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The Mercy Journal: The Face of Mercy

Courtesy of Judy Klein
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The first in a series on trusting God's love to penetrate our hearts

And so it begins. The Extraordinary Jubilee of Mercy — where the Church and the world will collectively ponder the face of God’s mercy, launching what Pope Francis has called “a tenderness revolution.” The year will culminate on November 20, 2016, the Solemnity of Christ the King, when “we will entrust the life of the Church, all humanity, and the entire cosmos to the Lordship of Christ.”* Wow.

While many of us wring our hands about a world gone mad with hatred and violence, the Vicar of Christ on earth challenges us to contemplate “the Face of Mercy” that we may reclaim God’s mercy for ourselves and for the whole world. As pundits alarmingly warn us to arm ourselves, close our borders, and close ranks so we won’t be caught off guard by those who threaten us, Christ’s visible spokesman dares us to disarm ourselves with love, to open our hearts to compassion and forgiveness, and to “allow God to surprise us”* during what he insists is an extraordinary time of grace.

In a world inundated with news of violence and escalating global conflict, many of us have come to dread surprises. Are we afraid to let God surprise us too? And if we honestly reflect, what do we see when we contemplate the face of God? Do we see a Father who loves us relentlessly and passionately, who gazes at us with tender pity and revealed himself as “Abba,” “Papa,” “Daddy”? Or as Joseph Ratzinger (Pope Emeritus Benedict XVI) so pointedly posed the human dilemma, does God appear “as a menace … as the terrifying police guard who is inexorably bent on punishing us?”** For as Ratzinger insightfully concluded, how we view God has everything to do with how we respond to God.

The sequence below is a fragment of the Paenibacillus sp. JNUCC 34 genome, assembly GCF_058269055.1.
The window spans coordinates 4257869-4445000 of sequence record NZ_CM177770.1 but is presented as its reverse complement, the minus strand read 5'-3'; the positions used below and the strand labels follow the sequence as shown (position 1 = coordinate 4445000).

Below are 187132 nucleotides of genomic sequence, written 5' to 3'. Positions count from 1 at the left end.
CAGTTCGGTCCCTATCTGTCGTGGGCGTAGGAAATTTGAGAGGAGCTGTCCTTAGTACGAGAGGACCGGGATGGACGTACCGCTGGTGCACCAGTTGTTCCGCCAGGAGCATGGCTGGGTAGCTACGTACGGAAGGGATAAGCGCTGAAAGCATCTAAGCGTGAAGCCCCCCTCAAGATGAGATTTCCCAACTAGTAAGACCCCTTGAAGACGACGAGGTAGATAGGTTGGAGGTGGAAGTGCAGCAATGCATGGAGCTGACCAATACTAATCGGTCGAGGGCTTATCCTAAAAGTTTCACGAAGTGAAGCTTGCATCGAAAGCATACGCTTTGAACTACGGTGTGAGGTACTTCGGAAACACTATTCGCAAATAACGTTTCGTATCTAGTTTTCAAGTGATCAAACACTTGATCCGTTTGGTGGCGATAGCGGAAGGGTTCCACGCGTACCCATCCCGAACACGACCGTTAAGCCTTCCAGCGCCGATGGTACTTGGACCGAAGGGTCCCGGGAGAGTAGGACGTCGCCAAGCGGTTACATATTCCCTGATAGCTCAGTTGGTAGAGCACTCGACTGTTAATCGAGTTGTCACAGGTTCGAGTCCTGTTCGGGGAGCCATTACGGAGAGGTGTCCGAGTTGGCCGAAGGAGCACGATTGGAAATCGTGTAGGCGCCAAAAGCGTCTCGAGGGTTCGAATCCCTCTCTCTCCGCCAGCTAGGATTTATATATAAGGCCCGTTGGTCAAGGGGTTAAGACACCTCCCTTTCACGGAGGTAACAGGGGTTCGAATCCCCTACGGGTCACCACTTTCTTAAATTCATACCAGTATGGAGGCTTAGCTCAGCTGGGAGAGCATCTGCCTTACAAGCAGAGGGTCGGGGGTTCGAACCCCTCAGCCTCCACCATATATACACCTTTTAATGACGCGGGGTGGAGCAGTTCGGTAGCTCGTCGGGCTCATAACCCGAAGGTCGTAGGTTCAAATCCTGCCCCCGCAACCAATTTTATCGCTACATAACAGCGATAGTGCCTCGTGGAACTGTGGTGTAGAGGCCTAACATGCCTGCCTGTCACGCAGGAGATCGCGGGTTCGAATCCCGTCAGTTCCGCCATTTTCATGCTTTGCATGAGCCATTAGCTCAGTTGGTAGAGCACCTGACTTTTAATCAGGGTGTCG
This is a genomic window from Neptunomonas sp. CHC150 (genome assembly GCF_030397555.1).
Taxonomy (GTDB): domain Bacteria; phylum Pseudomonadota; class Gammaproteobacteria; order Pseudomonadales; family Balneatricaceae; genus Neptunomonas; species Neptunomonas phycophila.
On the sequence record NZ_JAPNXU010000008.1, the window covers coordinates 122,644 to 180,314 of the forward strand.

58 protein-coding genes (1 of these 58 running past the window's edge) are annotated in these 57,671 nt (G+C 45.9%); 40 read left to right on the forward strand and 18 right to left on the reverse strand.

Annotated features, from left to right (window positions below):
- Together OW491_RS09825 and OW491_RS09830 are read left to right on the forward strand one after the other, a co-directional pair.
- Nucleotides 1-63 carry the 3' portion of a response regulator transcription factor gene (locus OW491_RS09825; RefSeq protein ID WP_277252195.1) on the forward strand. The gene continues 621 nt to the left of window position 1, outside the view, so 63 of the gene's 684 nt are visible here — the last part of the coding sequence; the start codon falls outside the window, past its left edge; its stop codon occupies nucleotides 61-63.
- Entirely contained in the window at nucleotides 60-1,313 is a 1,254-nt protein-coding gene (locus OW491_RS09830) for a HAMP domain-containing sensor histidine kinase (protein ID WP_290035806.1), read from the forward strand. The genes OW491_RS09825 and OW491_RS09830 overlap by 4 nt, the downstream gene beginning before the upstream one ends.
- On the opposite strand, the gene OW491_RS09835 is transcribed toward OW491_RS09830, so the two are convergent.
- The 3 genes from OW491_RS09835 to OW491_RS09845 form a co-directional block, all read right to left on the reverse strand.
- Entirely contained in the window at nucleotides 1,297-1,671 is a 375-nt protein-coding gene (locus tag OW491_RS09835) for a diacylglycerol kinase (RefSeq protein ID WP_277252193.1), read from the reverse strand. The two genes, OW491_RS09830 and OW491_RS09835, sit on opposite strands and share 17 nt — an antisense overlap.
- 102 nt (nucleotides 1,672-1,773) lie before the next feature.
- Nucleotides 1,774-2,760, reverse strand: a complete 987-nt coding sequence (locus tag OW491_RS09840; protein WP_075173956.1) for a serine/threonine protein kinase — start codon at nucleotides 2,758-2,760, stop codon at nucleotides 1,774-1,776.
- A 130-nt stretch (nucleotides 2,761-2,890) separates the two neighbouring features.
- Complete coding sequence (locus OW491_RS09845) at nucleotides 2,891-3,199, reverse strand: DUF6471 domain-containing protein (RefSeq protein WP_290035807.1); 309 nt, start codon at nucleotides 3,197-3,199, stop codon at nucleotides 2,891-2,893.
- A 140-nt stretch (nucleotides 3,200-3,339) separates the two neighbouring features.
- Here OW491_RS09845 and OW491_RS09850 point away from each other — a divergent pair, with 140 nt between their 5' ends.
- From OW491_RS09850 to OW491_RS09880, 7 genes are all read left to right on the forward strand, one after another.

As I recently reflected in prayer on how I perceive God’s face, my memory was jarred by an experience I had in the confessional many years ago. Weeping profusely as I lamented my own wretchedness and the hot mess of my life, Fr. John — an elderly priest known for his immense holiness — cupped my face in his hands and gently kissed me multiple times on the face and forehead without saying a word, meeting my sorrow with the soft brush of his compassion. His fatherly pity pierced me to the core, and twenty years later, I still remember that encounter as one of the most profound I’ve ever had with the tender mercy of the living God. Outrageous, surprising mercy met my utter brokenness that day, revealing the face of God through the heart of a holy priest.

In an incredibly beautiful description of God, Joseph Ratzinger wrote:

“God has a name, and God calls us by our name. He is a person, and he seeks the person. He has a face, and he seeks our face. He has a heart, and he seeks our heart.”**

Is this how we see God?

As we begin the Jubilee Year of Mercy, it is fitting to ask ourselves: Will I let the heart of God penetrate my heart? Will I believe that God is mercy, not just theoretically, but for me? Do I trust that God’s love wants to meet me in my sin and brokenness to heal and transform me, and give me rest?

May we cry with the blind men of Matthew’s Gospel: “Jesus, Son of David, have pity on us!” And may our eyes be opened that we may behold the merciful face of God.

*Misericordiae Vultus, par. 5.

*Ibid. par. 25.

**Ratzinger, Joseph (Pope Emeritus Benedict XVI), The God of Jesus Christ: Meditations on the Triune God, 19.

**Ibid. 24.

 

Judy Landrieu Klein is an author, theologian, inspirational speaker, widow and newlywed whose book, Miracle Man, was an Amazon Kindle best-seller in Catholicism. This article was originally published at her blog, “Holy Hope,” which can be found at MemorareMinistries.com.

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